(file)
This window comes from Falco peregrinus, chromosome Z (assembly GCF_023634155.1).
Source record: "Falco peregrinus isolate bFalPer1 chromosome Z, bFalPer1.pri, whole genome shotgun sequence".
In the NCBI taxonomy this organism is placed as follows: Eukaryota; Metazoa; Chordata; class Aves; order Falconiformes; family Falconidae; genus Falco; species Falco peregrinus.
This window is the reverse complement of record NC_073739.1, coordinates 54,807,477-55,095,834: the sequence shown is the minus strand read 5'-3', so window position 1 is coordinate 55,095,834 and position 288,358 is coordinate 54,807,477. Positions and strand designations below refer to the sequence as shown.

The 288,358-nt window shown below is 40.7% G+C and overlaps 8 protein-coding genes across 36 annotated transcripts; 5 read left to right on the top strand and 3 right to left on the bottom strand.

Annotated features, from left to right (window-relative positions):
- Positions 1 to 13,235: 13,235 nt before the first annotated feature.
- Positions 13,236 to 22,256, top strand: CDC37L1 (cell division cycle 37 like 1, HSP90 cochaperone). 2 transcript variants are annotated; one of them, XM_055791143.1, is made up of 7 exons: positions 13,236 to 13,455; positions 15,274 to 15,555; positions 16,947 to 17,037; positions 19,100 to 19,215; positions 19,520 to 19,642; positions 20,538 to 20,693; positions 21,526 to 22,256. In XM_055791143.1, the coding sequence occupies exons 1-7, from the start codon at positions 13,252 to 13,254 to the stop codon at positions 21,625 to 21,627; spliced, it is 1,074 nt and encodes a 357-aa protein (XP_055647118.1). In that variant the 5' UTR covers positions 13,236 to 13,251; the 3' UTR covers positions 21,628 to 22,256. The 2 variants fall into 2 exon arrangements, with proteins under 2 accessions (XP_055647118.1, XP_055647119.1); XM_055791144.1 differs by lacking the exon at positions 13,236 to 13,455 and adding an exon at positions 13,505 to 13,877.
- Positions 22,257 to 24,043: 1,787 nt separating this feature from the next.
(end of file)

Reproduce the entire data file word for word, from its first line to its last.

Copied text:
This window comes from Falco peregrinus, chromosome Z (assembly GCF_023634155.1).
Source record: "Falco peregrinus isolate bFalPer1 chromosome Z, bFalPer1.pri, whole genome shotgun sequence".
In the NCBI taxonomy this organism is placed as follows: Eukaryota; Metazoa; Chordata; class Aves; order Falconiformes; family Falconidae; genus Falco; species Falco peregrinus.
This window is the reverse complement of record NC_073739.1, coordinates 54,807,477-55,095,834: the sequence shown is the minus strand read 5'-3', so window position 1 is coordinate 55,095,834 and position 288,358 is coordinate 54,807,477. Positions and strand designations below refer to the sequence as shown.

The 288,358-nt window shown below is 40.7% G+C and overlaps 8 protein-coding genes across 36 annotated transcripts; 5 read left to right on the top strand and 3 right to left on the bottom strand.

Annotated features, from left to right (window-relative positions):
- Positions 1 to 13,235: 13,235 nt before the first annotated feature.
- Positions 13,236 to 22,256, top strand: CDC37L1 (cell division cycle 37 like 1, HSP90 cochaperone). 2 transcript variants are annotated; one of them, XM_055791143.1, is made up of 7 exons: positions 13,236 to 13,455; positions 15,274 to 15,555; positions 16,947 to 17,037; positions 19,100 to 19,215; positions 19,520 to 19,642; positions 20,538 to 20,693; positions 21,526 to 22,256. In XM_055791143.1, the coding sequence occupies exons 1-7, from the start codon at positions 13,252 to 13,254 to the stop codon at positions 21,625 to 21,627; spliced, it is 1,074 nt and encodes a 357-aa protein (XP_055647118.1). In that variant the 5' UTR covers positions 13,236 to 13,251; the 3' UTR covers positions 21,628 to 22,256. The 2 variants fall into 2 exon arrangements, with proteins under 2 accessions (XP_055647118.1, XP_055647119.1); XM_055791144.1 differs by lacking the exon at positions 13,236 to 13,455 and adding an exon at positions 13,505 to 13,877.
- Positions 22,257 to 24,043: 1,787 nt separating this feature from the next.